May 20, 2016 | Industry Insights, Insights
Nation’s Ports in Battle over Truck Driver Classification
Increasingly more employees across all industry sectors are filing lawsuits against their employers claiming they should be classified as employees instead of independent contractors and entitled to back wages, overtime, and other benefits. This is especially more so in the wake of ride-sharing companies like Uber Technologies, which agreed to pay as much as $100 million to drivers in April in a suit over employee status, and FedEx’s $228 million settlement last year with drivers. Now, according to a recent article in the Wall Street Journal, the nation’s busiest ports are emerging as a key battleground in the legal fight over whether truck drivers should be counted as employees or independent contractors.
In fact, according to WSJ, several trucking companies operating at the ports of Long Beach and Los Angeles have filed for bankruptcy protection in recent months, citing mounting costs to settle hundreds of employee-status legal claims. These port-trucking businesses, known as drayage, haul containers from the docks to rail yards and freight depots, facilitating the movement of imported goods for retailers and manufacturers to stores and factories across the country. It’s a $12 billion-a-year business in which hundreds of small operators compete on thin margins. The cost to settle similar claims such as the ones filed against Uber and FedEx can be overwhelming.
Since 2011, there have been 799 complaints against port-trucking companies with the California Labor Commissioner’s Office, alleging drivers were misclassified as independent contractors and denied the wages and benefits afforded to full-time employees. A total of more than $35 million has been awarded to drivers in those cases, according to the Labor Commissioner’s Office, as reported in the WSJ. Moreover, over a dozen class action lawsuits alleging misclassification at the port-trucking companies are pending in California courts. The National Labor Relations Board also recently filed a complaint against a California port-trucking company, which is one of the first to include the allegation that drivers’ misclassification as independent contractors violates the National Labor Relations Act.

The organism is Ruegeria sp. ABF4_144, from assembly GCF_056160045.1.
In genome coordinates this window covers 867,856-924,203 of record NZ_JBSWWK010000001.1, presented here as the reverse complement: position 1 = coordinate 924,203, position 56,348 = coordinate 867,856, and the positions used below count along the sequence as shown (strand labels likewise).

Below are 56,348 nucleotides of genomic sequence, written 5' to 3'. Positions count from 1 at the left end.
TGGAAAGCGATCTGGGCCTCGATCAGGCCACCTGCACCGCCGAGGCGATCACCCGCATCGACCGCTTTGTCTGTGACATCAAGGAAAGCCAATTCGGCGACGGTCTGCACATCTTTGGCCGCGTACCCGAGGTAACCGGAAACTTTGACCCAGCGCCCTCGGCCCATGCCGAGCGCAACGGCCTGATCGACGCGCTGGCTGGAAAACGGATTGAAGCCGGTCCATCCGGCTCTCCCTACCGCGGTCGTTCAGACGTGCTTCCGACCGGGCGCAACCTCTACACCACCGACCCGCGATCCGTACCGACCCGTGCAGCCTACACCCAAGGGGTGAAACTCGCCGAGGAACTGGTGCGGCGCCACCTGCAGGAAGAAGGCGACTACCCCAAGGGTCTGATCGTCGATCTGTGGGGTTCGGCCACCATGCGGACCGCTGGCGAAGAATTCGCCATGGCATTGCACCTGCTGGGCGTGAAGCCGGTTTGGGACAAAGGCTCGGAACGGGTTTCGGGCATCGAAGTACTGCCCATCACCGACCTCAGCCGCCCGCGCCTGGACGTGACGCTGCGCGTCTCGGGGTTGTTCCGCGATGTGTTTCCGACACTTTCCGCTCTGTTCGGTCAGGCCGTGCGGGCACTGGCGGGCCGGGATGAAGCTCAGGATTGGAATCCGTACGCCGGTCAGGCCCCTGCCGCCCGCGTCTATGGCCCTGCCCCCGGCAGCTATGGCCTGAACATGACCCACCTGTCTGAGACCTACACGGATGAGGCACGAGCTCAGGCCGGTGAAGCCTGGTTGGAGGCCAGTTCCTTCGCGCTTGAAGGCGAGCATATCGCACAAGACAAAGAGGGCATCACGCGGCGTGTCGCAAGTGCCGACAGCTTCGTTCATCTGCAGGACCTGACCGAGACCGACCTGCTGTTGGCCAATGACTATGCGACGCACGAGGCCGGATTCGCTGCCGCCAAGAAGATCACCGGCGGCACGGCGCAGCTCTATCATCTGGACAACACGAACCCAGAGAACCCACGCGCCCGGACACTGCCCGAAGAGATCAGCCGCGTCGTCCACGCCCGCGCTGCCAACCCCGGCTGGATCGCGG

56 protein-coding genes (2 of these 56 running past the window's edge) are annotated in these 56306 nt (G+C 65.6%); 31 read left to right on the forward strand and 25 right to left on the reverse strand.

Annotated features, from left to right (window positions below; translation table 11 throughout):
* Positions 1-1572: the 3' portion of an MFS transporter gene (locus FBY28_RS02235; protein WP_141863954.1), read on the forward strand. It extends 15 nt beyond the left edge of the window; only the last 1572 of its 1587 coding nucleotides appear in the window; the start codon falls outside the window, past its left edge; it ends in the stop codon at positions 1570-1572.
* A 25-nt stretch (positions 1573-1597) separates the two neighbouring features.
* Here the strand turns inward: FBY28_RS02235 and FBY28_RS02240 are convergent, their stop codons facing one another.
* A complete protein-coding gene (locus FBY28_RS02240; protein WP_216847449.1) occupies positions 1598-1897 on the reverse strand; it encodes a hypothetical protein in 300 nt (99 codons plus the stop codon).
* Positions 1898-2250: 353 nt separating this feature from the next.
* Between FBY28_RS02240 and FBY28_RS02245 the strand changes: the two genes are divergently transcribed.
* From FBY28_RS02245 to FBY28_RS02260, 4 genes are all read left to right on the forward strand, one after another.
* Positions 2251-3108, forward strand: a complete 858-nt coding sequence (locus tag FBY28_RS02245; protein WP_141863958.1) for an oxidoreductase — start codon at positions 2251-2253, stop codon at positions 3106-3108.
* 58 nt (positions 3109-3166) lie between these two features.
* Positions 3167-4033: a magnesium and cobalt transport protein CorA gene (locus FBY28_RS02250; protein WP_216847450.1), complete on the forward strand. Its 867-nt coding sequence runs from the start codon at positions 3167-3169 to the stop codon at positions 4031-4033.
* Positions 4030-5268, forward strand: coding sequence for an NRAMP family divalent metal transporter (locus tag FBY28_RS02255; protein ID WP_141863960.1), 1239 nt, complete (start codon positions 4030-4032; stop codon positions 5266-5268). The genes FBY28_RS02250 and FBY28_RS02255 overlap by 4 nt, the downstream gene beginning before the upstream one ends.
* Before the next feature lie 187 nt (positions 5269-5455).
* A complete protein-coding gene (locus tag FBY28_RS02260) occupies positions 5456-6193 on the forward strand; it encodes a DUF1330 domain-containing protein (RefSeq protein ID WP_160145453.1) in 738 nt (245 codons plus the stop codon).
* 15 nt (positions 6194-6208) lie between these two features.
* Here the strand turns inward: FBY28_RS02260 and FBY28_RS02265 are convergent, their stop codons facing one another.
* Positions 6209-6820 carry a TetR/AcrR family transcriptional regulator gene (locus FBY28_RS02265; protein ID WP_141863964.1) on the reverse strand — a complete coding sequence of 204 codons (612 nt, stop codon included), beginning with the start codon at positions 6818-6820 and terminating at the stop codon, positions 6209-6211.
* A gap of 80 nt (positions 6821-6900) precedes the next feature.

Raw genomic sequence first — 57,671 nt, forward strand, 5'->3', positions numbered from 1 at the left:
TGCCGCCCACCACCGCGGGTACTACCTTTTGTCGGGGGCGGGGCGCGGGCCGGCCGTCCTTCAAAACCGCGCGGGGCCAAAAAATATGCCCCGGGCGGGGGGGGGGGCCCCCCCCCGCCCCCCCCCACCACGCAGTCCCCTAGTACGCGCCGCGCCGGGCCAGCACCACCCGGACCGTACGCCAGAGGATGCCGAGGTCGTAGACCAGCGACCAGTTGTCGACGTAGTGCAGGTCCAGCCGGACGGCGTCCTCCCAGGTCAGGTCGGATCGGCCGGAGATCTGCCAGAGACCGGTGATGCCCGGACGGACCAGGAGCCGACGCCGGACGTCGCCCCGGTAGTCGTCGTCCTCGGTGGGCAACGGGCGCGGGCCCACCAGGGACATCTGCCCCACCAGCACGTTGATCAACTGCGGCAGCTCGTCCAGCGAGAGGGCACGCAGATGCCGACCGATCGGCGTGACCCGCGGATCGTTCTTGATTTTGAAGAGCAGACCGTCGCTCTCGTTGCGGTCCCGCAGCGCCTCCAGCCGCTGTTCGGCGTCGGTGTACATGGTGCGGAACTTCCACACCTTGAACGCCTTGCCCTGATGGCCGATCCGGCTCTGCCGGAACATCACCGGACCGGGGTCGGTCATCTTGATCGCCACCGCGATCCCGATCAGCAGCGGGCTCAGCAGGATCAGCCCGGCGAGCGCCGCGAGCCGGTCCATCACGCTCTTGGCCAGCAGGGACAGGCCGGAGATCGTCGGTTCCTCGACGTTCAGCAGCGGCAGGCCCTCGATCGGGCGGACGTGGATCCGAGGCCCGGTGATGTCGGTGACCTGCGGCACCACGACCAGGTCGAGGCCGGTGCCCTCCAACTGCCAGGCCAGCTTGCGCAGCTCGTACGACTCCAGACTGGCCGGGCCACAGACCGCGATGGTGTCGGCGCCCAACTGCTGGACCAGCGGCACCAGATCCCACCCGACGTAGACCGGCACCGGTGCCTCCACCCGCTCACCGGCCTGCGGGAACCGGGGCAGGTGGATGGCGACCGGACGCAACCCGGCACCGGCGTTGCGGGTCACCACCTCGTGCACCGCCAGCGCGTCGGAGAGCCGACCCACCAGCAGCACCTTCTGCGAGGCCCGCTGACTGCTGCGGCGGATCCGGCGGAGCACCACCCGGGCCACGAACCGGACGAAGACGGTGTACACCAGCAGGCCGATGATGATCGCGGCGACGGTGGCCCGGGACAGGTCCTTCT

Furthermore, Justice for Port Drivers, a campaign supported by the International Brotherhood of Teamsters, is organizing drayage drivers at ports around the country, particularly in Southern California. The organizers are claiming that trucking companies push their costs, such as fuel, insurance, maintenance and lease payments, onto the drivers. They claim they’re not compensated for many of the hours they work, such as the time spent waiting in line to pick up goods.
The litigation that’s taking place, analysts say, raises questions about the future of short-haul trucking at the nation’s ports. “Litigation with drivers and the higher cost of full-time labor could force drayage operators to charge more for their services or it could put them out of business entirely, reducing the overall number of carriers and raising costs for shippers,” stated the WSJ article.
The trucking industry is bracing for the classification fight to spread to other ports. “As most things go in trucking…California leads the way,” said Curtis Whalen of the American Trucking Associations, an industry group. “Having this hanging over your head is obviously not good.”
What’s At Issue?
Employee misclassification became a hot topic as the economy shifted with hundreds of growing businesses turning away from traditional hiring practices and relying increasingly on contract workers. Once again, think Uber, Lyft, and others in today’s sharing economy. As a result, last year the Depart of Labor Department’s Wage and Hour Division sought to clarify the issue issuing guidance that many employers feel broadened the definition of an employee under the Fair Labor Standards Act (FSLA).
In general, businesses should factor in several so-called “economic realities” when determining how to classify a worker, including the company’s degree of control over the person, whether the work is an integral part of the employer’s business, and whether the relationship between the worker and the employer is permanent or indefinite. These factors are supposed to be used collectively to determine whether the worker is economically dependent on the employer, and therefore an employee, or truly in business for himself or herself as an independent contractor.
In order to minimize the risk of potential litigation involving wage and hour disputes, all transportation companies and global logistic services providers should follow these best practices to help ensure that drivers are properly classified:
- Abide by salary rules
- Ensure proper payroll record-keeping
- Implement clear policies and procedures for overtime and other issues
- Train managers and human resources personnel to not only understand the rules but also company policy on how to deal with issues such as unauthorized overtime, breaks, meal times, travel time, etc.
- Educate employees on written policies and procedures to help avoid mistakes that could lead to bigger issues down the road
- Conduct annual classification reviews, including performing an annual review of employees’ job descriptions and actual duties
In addition to following these best practices, it’s important to have a robust Employment Practices Liability (EPLI) insurance program in place in the event of litigation. Roanoke Trade provides a total insurance solution for the transportation and logistics services industries, including EPLI coverage. To discuss this and other insurance solutions, please contact one of our professionals at 1-800-ROANOKE (800-762-6653).